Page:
Un­for­tu­nately there’s not much to the char­ac­ter be­yond those iconic pos­tures. He’s al­most child­like, an idea un­der­scored when the cam­era pans from Red­ford and Spacek in a booth to ado­les­cents sitting at the diner counter, on dates of their own. “I def­i­nitely thought of the char­ac­ter as a teenager,” says Low­ery. “He went to prison when he was 13, and it made sense to me that he stopped pro­gress­ing as a hu­man be­ing at that point. He never reached adult­hood.”

Grann’s New Yorker ar­ti­cle af­forded Tucker the chance to give voice to his rue­ful­ness, and to ac­knowl­edge the peo­ple – wives and chil­dren – he’d hurt along the way. But when Spacek goes to visit Red­ford in jail, his apol­ogy feels patently hol­low, and the char­ac­ter just seems like a charm­ing blank. Low­ery ad­mits to be­ing moved by Tucker’s re­morse, but also un­con­vinced. “It never felt like that was the char­ac­ter whose story we were telling. And I won­der if For­rest Tucker ac­tu­ally felt that. I be­lieve he could have said it, but it felt to me he was say­ing what peo­ple wanted to hear. And that was a de­gree of depth to which this movie was not quite go­ing to get.”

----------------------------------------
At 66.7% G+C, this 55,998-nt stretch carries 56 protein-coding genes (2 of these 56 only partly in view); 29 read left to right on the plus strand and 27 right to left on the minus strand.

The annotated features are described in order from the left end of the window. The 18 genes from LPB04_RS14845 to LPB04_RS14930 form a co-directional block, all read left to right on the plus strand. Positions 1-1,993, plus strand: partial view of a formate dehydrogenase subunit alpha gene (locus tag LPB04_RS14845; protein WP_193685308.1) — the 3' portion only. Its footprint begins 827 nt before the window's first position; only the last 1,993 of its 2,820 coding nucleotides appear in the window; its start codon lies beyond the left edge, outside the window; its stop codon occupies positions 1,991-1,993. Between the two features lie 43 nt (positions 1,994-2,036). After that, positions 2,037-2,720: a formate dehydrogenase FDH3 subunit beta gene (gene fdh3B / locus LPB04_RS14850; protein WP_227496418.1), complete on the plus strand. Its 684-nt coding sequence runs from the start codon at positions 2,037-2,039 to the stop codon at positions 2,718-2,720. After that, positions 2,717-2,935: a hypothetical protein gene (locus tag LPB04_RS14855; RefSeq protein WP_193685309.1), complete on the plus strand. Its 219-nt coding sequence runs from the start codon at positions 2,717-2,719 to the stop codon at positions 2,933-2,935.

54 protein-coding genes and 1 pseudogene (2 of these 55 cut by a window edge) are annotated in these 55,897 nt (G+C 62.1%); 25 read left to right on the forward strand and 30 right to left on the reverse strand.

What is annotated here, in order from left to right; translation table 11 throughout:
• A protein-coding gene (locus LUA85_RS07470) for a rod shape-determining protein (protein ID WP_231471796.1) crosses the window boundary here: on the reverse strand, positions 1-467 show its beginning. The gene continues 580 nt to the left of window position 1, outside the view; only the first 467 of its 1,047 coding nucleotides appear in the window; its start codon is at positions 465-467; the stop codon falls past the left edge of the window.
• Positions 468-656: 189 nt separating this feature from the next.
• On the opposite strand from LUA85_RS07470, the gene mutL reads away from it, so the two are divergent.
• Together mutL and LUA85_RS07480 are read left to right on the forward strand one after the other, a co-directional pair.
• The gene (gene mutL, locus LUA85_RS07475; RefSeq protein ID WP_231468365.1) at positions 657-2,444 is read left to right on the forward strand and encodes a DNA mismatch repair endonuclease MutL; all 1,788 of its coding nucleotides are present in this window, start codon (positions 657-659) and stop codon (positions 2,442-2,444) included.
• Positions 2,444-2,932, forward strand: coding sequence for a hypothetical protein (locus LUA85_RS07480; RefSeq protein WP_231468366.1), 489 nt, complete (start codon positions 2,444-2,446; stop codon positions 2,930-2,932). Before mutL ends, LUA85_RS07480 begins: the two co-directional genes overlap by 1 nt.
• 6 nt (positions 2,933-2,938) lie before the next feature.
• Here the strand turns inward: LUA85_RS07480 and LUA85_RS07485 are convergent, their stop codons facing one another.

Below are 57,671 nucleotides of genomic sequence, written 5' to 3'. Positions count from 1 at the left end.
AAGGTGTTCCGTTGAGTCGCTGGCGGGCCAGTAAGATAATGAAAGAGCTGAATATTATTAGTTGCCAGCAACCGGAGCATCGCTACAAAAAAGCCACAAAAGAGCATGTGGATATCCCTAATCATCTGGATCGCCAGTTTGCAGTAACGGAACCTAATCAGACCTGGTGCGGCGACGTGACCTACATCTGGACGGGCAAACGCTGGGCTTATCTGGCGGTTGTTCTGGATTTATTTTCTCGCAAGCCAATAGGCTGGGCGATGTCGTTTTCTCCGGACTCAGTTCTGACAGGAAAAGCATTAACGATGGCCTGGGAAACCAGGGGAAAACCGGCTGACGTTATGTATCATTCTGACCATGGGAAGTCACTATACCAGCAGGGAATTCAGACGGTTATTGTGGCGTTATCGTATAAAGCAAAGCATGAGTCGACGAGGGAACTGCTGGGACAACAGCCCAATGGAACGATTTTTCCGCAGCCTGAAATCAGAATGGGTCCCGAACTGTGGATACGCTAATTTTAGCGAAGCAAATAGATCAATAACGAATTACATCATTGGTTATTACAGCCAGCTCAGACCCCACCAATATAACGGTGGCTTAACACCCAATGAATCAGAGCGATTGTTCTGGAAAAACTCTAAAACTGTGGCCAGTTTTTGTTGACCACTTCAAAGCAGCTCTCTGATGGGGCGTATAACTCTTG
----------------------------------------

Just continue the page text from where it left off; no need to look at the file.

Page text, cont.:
Red­ford’s re­mit to Low­ery, as his pro­ducer-star, was to make it fun, and that ex­tends to the fi­nale, in which Tucker shakes off do­mes­tic bliss to waltz into an­other bank, to the back­ing of Daniel Hart’s twin­kle-eyed pi­anolounge score. The cue gives the se­quence a spin very dif­fer­ent to the melan­cholic one the film­maker en­vis­aged on set. “The idea was to have him walk­ing into the bank with the wind blow­ing and just the sounds of the city. It was go­ing to be a re­ally jar­ring and pro­found con­clu­sion. But watch­ing it for the first time, it felt empty. It just kind of sat there. And I re­alised we needed to end with a smile, in spite of the fact that the epi­logue of the film is largely crit­i­cal of For­rest. Even if that smile is too com­plex for its own good.”